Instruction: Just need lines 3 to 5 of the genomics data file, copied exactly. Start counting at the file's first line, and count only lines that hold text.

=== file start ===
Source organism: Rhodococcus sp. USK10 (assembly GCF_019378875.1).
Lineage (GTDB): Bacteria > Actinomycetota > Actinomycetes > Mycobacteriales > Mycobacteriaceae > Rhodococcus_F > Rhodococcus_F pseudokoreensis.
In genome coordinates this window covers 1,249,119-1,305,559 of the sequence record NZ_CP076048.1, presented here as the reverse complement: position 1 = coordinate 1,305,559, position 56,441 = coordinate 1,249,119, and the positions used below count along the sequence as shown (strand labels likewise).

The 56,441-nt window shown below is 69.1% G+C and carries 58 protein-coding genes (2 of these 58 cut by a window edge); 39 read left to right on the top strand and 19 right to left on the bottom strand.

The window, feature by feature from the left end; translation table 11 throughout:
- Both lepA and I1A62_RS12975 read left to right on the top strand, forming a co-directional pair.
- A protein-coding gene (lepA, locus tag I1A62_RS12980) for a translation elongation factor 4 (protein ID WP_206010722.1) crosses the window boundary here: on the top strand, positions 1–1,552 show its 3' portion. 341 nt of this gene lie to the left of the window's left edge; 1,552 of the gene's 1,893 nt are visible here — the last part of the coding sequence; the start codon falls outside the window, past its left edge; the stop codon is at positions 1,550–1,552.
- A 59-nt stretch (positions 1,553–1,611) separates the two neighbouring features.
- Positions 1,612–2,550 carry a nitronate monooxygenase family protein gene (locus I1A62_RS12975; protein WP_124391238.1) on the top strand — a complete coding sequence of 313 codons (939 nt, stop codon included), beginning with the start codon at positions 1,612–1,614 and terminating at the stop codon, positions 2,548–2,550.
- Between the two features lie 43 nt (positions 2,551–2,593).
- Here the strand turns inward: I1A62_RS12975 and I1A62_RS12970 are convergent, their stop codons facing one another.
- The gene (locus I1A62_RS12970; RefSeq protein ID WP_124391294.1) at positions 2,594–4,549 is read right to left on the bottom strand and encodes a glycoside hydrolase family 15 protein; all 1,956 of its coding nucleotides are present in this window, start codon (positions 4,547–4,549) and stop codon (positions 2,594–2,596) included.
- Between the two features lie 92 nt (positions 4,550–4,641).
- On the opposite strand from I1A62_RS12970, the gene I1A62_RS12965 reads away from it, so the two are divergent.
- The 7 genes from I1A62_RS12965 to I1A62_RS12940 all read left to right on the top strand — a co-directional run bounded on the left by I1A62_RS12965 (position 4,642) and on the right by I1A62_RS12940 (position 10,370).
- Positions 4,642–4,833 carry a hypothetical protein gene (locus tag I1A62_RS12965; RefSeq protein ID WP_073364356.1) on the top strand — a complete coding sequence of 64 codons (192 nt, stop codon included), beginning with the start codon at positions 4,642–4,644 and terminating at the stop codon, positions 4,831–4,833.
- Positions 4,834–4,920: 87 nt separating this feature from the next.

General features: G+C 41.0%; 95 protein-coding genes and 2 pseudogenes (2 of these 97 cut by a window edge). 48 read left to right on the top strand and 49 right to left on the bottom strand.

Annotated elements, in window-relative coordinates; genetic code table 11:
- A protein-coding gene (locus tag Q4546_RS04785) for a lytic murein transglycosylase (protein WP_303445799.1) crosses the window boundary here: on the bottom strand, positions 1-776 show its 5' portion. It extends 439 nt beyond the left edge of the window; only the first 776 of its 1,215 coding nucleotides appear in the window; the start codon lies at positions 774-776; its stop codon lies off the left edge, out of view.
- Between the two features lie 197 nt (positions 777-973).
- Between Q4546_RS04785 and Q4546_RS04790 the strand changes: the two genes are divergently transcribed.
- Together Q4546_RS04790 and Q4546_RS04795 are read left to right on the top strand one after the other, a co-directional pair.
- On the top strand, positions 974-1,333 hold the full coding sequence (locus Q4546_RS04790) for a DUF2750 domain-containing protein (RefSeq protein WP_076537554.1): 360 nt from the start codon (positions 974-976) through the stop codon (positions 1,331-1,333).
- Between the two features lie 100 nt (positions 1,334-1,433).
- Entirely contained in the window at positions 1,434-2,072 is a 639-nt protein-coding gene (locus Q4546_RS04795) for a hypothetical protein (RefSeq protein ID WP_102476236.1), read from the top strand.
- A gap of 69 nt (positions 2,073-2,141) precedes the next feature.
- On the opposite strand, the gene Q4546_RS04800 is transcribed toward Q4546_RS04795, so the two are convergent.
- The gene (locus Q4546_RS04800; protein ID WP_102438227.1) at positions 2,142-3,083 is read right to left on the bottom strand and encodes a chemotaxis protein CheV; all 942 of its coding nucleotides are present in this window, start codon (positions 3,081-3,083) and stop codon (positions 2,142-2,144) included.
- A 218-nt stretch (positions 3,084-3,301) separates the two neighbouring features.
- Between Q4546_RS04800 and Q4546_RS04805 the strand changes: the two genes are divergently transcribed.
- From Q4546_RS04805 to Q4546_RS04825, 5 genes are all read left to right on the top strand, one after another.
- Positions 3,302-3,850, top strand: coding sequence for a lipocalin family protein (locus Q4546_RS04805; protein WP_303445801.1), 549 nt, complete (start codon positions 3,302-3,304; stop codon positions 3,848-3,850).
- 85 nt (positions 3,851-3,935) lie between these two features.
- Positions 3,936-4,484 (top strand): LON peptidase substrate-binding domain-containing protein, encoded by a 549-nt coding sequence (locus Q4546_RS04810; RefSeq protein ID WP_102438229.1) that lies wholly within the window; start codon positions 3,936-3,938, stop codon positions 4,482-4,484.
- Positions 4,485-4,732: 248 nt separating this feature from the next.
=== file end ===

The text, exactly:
In genome coordinates this window covers 1,249,119-1,305,559 of the sequence record NZ_CP076048.1, presented here as the reverse complement: position 1 = coordinate 1,305,559, position 56,441 = coordinate 1,249,119, and the positions used below count along the sequence as shown (strand labels likewise).

The 56,441-nt window shown below is 69.1% G+C and carries 58 protein-coding genes (2 of these 58 cut by a window edge); 39 read left to right on the top strand and 19 right to left on the bottom strand.

The window, feature by feature from the left end; translation table 11 throughout: